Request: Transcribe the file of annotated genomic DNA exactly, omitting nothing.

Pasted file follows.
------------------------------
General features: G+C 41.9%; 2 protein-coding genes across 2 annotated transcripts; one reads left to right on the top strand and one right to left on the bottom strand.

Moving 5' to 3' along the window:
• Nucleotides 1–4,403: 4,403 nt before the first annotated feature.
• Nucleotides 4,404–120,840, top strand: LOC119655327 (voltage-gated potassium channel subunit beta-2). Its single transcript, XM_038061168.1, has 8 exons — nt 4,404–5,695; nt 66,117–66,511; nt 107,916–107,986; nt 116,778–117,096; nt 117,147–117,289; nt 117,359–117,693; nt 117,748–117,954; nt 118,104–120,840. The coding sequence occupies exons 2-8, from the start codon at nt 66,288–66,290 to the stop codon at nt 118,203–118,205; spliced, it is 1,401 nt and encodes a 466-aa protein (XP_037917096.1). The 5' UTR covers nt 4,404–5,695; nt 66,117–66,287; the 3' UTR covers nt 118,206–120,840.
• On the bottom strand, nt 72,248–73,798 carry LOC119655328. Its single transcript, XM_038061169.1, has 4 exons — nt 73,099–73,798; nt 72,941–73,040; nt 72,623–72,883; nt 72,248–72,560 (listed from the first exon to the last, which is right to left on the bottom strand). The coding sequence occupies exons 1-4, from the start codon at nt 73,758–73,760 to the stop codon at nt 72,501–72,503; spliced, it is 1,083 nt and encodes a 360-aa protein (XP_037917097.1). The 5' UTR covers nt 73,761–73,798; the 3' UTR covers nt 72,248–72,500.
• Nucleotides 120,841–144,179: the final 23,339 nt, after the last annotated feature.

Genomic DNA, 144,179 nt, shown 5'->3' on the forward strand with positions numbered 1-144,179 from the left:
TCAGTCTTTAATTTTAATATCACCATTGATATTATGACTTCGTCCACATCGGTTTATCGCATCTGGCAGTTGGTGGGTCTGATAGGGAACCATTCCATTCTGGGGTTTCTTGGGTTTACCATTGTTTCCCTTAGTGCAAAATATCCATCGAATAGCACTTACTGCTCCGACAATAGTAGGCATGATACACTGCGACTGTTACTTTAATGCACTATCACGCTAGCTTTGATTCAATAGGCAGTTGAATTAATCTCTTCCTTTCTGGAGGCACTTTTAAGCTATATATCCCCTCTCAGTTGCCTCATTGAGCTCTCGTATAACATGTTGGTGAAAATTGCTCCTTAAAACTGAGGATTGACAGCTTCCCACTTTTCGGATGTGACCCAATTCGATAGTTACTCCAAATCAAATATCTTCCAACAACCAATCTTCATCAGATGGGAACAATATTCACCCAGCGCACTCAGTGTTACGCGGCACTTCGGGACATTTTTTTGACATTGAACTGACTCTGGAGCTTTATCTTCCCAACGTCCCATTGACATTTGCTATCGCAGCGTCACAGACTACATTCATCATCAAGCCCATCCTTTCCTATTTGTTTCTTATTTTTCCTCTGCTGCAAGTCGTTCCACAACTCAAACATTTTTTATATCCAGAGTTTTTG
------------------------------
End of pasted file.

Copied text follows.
General features: G+C 41.9%; 2 protein-coding genes across 2 annotated transcripts; one reads left to right on the top strand and one right to left on the bottom strand.

Moving 5' to 3' along the window:
• Nucleotides 1–4,403: 4,403 nt before the first annotated feature.
• Nucleotides 4,404–120,840, top strand: LOC119655327 (voltage-gated potassium channel subunit beta-2). Its single transcript, XM_038061168.1, has 8 exons — nt 4,404–5,695; nt 66,117–66,511; nt 107,916–107,986; nt 116,778–117,096; nt 117,147–117,289; nt 117,359–117,693; nt 117,748–117,954; nt 118,104–120,840. The coding sequence occupies exons 2-8, from the start codon at nt 66,288–66,290 to the stop codon at nt 118,203–118,205; spliced, it is 1,401 nt and encodes a 466-aa protein (XP_037917096.1). The 5' UTR covers nt 4,404–5,695; nt 66,117–66,287; the 3' UTR covers nt 118,206–120,840.
• On the bottom strand, nt 72,248–73,798 carry LOC119655328. Its single transcript, XM_038061169.1, has 4 exons — nt 73,099–73,798; nt 72,941–73,040; nt 72,623–72,883; nt 72,248–72,560 (listed from the first exon to the last, which is right to left on the bottom strand). The coding sequence occupies exons 1-4, from the start codon at nt 73,758–73,760 to the stop codon at nt 72,501–72,503; spliced, it is 1,083 nt and encodes a 360-aa protein (XP_037917097.1). The 5' UTR covers nt 73,761–73,798; the 3' UTR covers nt 72,248–72,500.
• Nucleotides 120,841–144,179: the final 23,339 nt, after the last annotated feature.

Genomic DNA, 144,179 nt, shown 5'->3' on the forward strand with positions numbered 1-144,179 from the left:
TCAGTCTTTAATTTTAATATCACCATTGATATTATGACTTCGTCCACATCGGTTTATCGCATCTGGCAGTTGGTGGGTCTGATAGGGAACCATTCCATTCTGGGGTTTCTTGGGTTTACCATTGTTTCCCTTAGTGCAAAATATCCATCGAATAGCACTTACTGCTCCGACAATAGTAGGCATGATACACTGCGACTGTTACTTTAATGCACTATCACGCTAGCTTTGATTCAATAGGCAGTTGAATTAATCTCTTCCTTTCTGGAGGCACTTTTAAGCTATATATCCCCTCTCAGTTGCCTCATTGAGCTCTCGTATAACATGTTGGTGAAAATTGCTCCTTAAAACTGAGGATTGACAGCTTCCCACTTTTCGGATGTGACCCAATTCGATAGTTACTCCAAATCAAATATCTTCCAACAACCAATCTTCATCAGATGGGAACAATATTCACCCAGCGCACTCAGTGTTACGCGGCACTTCGGGACATTTTTTTGACATTGAACTGACTCTGGAGCTTTATCTTCCCAACGTCCCATTGACATTTGCTATCGCAGCGTCACAGACTACATTCATCATCAAGCCCATCCTTTCCTATTTGTTTCTTATTTTTCCTCTGCTGCAAGTCGTTCCACAACTCAAACATTTTTTATATCCAGAGTTTTTG